Amid ongoing Brexit uncertainty and a deadline looming for the UK to leave the European Union, some ETFs offering exposure to the UK’s largest stocks have bounced back from what has been a disappointing start to October, although some have continued to slump.
The improvement in performance for some ETFs has been in tandem with the nation’s Prime Minister Boris Johnson actively trying to secure a Brexit deal.
On Thursday, Johnson settled on a deal with the EU however, Parliament voted against the deal on Saturday when markets were closed. The potential next steps include the PM preparing another bid to push the deal through parliament, asking the EU for a further extension or potentially offering another referendum to the public.
Despite many hopefuls believing late last week a Brexit deal might be imminent, it is still no clearer as to what is going to happen on 31 October when the divorce is scheduled for the UK and EU.
As a result, ETFs tracking the FTSE 100, FTSE 250 and FTSE UK All Share indexes have all been performing differently. This is undoubtedly going to make things more difficult for investors who are already divided on how to manage their portfolios during these difficult periods.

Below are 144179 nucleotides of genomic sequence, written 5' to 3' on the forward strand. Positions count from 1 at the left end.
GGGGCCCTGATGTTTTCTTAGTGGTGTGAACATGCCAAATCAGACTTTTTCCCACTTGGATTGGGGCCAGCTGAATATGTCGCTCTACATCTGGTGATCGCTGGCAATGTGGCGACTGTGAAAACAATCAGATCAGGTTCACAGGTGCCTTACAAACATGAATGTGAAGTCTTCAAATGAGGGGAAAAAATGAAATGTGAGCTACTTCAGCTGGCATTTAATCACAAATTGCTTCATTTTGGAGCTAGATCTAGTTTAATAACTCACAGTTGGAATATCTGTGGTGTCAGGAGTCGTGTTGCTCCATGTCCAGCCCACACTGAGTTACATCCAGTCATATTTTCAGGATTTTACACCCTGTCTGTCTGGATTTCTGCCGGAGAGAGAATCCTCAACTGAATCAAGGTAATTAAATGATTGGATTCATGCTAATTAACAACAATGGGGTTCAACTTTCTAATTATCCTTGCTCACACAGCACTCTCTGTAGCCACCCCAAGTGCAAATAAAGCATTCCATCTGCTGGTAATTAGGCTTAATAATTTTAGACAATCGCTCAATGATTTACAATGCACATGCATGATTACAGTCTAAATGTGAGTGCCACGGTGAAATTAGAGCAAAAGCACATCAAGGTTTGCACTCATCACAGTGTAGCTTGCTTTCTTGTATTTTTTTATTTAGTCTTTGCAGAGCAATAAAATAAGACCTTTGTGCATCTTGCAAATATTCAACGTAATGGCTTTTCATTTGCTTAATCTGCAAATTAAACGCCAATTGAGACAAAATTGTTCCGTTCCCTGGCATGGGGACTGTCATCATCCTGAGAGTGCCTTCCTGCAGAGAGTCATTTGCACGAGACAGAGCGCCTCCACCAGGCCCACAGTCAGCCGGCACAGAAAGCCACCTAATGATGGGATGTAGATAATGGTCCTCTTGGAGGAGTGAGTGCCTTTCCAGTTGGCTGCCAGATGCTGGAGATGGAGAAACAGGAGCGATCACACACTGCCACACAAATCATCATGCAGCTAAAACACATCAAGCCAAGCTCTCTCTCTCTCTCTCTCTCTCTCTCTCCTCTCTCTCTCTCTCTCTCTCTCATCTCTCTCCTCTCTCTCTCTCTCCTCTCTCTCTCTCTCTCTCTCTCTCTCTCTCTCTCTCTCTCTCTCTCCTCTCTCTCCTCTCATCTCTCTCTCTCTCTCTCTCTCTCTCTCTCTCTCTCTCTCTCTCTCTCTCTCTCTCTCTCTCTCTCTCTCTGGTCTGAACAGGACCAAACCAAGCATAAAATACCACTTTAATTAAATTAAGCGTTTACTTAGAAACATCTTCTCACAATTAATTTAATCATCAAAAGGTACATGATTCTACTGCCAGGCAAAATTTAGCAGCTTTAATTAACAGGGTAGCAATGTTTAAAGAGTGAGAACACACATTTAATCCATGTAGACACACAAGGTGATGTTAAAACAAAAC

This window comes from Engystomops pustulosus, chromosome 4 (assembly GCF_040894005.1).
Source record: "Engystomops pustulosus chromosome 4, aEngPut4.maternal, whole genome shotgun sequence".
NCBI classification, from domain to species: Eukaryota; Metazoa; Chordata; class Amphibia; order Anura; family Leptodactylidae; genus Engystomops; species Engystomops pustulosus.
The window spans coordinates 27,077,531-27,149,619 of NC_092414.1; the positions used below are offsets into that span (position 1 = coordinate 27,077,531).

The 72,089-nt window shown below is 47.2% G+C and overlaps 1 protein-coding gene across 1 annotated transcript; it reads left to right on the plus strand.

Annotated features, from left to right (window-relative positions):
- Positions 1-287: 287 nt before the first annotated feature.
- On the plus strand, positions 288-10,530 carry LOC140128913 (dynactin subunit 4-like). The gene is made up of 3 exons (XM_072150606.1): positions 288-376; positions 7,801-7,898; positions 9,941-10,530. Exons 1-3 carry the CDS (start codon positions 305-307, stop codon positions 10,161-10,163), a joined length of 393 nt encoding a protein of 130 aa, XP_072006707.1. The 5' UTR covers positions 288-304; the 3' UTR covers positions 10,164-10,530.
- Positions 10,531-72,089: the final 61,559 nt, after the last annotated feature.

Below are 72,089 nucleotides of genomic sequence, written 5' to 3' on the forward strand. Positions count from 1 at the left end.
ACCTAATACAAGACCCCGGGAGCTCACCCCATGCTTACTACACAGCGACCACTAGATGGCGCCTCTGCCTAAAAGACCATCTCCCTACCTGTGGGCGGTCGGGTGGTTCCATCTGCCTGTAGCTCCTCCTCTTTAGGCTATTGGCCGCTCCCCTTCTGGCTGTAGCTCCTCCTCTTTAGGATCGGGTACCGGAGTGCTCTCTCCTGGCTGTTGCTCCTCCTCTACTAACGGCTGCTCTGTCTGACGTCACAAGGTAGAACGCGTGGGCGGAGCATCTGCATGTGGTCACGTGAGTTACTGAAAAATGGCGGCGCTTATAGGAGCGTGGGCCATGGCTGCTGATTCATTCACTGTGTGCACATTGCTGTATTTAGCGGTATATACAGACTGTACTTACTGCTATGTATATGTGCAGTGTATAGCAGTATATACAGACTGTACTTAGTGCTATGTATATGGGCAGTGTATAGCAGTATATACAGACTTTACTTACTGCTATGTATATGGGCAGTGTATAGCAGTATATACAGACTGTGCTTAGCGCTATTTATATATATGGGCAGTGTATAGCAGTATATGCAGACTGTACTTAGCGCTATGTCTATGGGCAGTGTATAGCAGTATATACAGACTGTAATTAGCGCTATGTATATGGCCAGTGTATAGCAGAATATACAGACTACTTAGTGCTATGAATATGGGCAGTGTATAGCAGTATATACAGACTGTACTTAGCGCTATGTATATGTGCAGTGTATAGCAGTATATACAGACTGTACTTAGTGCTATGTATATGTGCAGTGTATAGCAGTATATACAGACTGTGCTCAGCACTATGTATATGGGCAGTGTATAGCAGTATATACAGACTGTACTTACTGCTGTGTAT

The FTSE 250 is comprised of the next 250 largest UK stocks after those which make up the FTSE 100 index and tend to perform well when sterling rallies as many of their earnings are tied to the UK economy. One ETF which tracks this index is the Xtrackers FTSE 250 UCITS ETF (XMCX).
XMCX’s net asset value (NAV) climbed 1.8% during the week commencing 14 October. Between the 9 and 18 October, the NAV change is even greater at 5.6% after falling 2.3% the week before (week of 30 September).
Year-to-date, XMCX has produced significantly positive returns of 18.5%.
The UK’s largest stocks, many of whose earnings are derived from overseas, are not performing so well as FTSE 100 ETFs struggle to make any significant gains.
The iShares Core FTSE 100 UCITS ETF (ISF) has been on a downward trend throughout October and has fallen 2.6% since the beginning of the month. Its three-month return remains negative at -3.1% however its YTD return holds modestly at 10.7%.
Likewise to XMCX, the SPDR FTSE UK All Share UCITS ETF (SPYF) has performed positively in the latter end of October.
The fund is the aggregation of the FTSE 100, FTSE 250 and the FTSE Small Cap indices.
SPYF’s NAV fell 4.1% between 30 September and 8 October but has since redeemed its losses and climbed a further 0.8% by last Friday. This has bolstered its YTD returns to rise to near 19%.
SPYF (Blue), XMCX (Yellow), ISF’s (Black) YTD Returns – Source: Bloomberg